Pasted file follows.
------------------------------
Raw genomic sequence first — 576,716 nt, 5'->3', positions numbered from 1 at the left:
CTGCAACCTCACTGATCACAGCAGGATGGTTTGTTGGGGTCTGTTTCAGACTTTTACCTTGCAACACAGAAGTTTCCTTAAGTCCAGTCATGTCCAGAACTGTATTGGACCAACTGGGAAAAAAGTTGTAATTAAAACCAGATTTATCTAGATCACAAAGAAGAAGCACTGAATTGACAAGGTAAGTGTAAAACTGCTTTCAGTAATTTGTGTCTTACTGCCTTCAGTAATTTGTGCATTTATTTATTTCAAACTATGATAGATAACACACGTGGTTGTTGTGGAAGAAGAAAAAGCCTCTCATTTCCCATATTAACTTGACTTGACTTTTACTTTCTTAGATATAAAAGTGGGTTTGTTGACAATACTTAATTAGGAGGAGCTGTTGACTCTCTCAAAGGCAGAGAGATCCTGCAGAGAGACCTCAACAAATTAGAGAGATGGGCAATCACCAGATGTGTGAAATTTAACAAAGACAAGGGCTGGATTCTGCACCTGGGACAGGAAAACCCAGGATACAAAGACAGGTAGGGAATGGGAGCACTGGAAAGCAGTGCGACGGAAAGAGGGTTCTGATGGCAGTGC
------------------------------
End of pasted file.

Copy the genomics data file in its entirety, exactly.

Raw genomic sequence first — 576,716 nt, 5'->3', positions numbered from 1 at the left:
CTGCAACCTCACTGATCACAGCAGGATGGTTTGTTGGGGTCTGTTTCAGACTTTTACCTTGCAACACAGAAGTTTCCTTAAGTCCAGTCATGTCCAGAACTGTATTGGACCAACTGGGAAAAAAGTTGTAATTAAAACCAGATTTATCTAGATCACAAAGAAGAAGCACTGAATTGACAAGGTAAGTGTAAAACTGCTTTCAGTAATTTGTGTCTTACTGCCTTCAGTAATTTGTGCATTTATTTATTTCAAACTATGATAGATAACACACGTGGTTGTTGTGGAAGAAGAAAAAGCCTCTCATTTCCCATATTAACTTGACTTGACTTTTACTTTCTTAGATATAAAAGTGGGTTTGTTGACAATACTTAATTAGGAGGAGCTGTTGACTCTCTCAAAGGCAGAGAGATCCTGCAGAGAGACCTCAACAAATTAGAGAGATGGGCAATCACCAGATGTGTGAAATTTAACAAAGACAAGGGCTGGATTCTGCACCTGGGACAGGAAAACCCAGGATACAAAGACAGGTAGGGAATGGGAGCACTGGAAAGCAGTGCGACGGAAAGAGGGTTCTGATGGCAGTGC